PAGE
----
1. Be consistent.

While there are millions of different stretches to improve flexibility, the most important thing you can do is commit to being consistent. Like most body/mind feats, the journey to mobility is not one that can happen overnight. It takes a near-daily practice of strengthening and conditioning your muscles. Even thirty minutes per day can yield excellent results.

2. Warm up the right way.

Gone are the days of holding a stretch pose for minutes on end (AKA static stretching) to start your workout, activity, or training session. The right way (and we say, “right,” because it is most effective and the safest way) to warm up is by way of dynamic movement. Before you even think about dropping into a pose that may strain (or tear) your muscle, first get your blood pumping. A great first step to anything physical is to do at least 10-15 minutes of cardio. Jumping jacks, jumping in place, burpees, or even dancing really hard are great ways to raise your heart rate. This will increase blood flow to your major muscle groups, not only helping to prevent injury but ensuring that you will get more out of stretching.

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3. Incorporate a short bit of static stretching.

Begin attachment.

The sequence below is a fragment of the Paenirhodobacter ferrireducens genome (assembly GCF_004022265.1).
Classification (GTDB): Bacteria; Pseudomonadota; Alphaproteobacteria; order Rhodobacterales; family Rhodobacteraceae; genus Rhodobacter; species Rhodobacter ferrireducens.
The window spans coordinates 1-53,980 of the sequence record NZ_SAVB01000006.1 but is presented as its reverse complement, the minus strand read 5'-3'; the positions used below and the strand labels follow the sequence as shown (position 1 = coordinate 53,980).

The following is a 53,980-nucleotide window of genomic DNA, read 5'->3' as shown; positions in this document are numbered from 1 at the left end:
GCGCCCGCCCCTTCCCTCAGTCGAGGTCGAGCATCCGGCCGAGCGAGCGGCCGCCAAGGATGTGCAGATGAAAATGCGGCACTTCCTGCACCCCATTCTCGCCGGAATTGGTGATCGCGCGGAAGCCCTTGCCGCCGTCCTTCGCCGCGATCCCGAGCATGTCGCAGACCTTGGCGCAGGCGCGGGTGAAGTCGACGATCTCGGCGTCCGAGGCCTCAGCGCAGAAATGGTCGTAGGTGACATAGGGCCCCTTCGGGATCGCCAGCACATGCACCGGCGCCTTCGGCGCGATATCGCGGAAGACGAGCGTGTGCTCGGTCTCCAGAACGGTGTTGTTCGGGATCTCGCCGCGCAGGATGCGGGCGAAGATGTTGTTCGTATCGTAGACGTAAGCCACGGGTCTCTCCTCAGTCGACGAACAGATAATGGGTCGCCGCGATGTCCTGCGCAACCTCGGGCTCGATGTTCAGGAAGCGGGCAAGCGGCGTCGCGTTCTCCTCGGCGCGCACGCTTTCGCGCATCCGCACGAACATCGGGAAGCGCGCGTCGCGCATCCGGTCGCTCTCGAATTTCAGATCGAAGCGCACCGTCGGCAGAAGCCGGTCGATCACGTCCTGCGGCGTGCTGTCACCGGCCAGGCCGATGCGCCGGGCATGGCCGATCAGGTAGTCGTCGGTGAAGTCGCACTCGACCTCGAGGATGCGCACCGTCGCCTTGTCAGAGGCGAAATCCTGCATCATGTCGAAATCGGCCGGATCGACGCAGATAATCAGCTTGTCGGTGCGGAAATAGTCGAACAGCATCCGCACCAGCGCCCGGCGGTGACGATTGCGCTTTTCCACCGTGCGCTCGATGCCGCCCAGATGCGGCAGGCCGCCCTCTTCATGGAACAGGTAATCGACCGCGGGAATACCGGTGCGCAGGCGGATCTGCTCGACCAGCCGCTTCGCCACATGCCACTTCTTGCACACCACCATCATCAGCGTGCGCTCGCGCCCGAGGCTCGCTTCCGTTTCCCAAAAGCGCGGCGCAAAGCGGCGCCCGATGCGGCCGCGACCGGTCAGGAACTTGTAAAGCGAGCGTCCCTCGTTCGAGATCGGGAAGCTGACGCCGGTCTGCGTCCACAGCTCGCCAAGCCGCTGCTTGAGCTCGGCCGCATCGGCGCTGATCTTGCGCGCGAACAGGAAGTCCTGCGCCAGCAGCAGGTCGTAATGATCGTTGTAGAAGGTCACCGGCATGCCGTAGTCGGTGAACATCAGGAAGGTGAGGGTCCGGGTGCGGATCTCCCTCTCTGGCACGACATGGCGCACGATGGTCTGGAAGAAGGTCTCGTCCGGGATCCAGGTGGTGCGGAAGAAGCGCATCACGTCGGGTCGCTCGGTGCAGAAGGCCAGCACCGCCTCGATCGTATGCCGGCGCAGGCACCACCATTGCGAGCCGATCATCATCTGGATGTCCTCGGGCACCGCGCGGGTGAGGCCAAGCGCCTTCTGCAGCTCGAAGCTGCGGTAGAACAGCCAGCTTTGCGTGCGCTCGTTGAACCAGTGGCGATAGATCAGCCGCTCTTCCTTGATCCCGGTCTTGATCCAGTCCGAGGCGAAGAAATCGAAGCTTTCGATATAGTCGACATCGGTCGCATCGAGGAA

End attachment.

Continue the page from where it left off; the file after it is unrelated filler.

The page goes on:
Once you are warm from the dynamic cardio workout, it is safe to go ahead and begin stretching. You may passively hold poses in positions that are available to you. Yoga straps and blocks are great tools to use when your limbs and extremities are out of reach. When practicing static stretches, it is of the utmost importance to maintain proper alignment. You will get more out of a stretch if you are aligned than you will by pushing yourself beyond what is available to you while your form is out of whack.

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4. Focus more on dynamic stretching. 

Rather than sitting in one position, try instead to move slowly (back and forth) from one position to another, exercising your full range of motion. For example, begin in half pike position with one leg outstretched in front of you and your weight on the opposite knee, shift your weight forward, and bend the front knee into a lunge. Slowly move back and forth between these two positions. (Tip: If your front knee is passing your front foot in the lunge position, make the space between your legs greater to protect your knee joint.) Experiment with the active versus passive flexibility exercise from earlier. Seated on the floor, with your legs in as much of a straddle as is available to you, try lifting one leg off the ground with your hand or a yoga strap. Now put the strap down and try lifting the same leg with only the muscles in that leg. The more you can strengthen the muscles needed for active flexibility, the better your flexibility will be overall.